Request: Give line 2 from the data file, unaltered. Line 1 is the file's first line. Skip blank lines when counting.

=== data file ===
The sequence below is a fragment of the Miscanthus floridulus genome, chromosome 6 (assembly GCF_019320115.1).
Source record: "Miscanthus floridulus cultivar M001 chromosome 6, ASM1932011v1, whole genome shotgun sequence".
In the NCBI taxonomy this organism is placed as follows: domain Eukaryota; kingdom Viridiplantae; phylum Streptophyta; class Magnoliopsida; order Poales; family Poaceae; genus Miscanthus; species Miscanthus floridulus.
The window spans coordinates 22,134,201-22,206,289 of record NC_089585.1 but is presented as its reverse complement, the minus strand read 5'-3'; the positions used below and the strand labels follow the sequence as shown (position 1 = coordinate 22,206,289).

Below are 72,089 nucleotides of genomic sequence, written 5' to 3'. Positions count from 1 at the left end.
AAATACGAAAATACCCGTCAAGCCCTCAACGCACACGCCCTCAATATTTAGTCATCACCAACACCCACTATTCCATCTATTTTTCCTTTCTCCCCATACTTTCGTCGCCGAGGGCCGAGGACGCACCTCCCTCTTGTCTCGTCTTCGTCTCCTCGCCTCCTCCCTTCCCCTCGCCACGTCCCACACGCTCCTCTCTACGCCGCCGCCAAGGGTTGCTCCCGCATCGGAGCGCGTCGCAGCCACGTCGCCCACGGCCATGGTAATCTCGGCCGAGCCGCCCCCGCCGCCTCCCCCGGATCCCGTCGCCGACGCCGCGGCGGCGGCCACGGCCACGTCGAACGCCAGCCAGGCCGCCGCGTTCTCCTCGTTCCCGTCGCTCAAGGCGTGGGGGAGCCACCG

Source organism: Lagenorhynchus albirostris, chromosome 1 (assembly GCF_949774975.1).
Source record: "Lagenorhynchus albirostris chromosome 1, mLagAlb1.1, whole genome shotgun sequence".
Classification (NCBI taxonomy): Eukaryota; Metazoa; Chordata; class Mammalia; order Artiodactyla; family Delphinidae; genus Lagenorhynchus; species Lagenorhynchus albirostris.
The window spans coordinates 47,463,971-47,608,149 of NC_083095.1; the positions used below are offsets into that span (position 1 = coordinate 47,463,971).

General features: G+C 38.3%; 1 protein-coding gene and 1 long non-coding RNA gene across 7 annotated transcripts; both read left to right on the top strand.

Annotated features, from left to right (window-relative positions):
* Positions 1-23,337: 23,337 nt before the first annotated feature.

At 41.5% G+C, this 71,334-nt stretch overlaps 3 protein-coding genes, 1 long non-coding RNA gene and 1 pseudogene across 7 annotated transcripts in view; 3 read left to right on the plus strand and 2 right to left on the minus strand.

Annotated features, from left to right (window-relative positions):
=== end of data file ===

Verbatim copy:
Source record: "Miscanthus floridulus cultivar M001 chromosome 6, ASM1932011v1, whole genome shotgun sequence".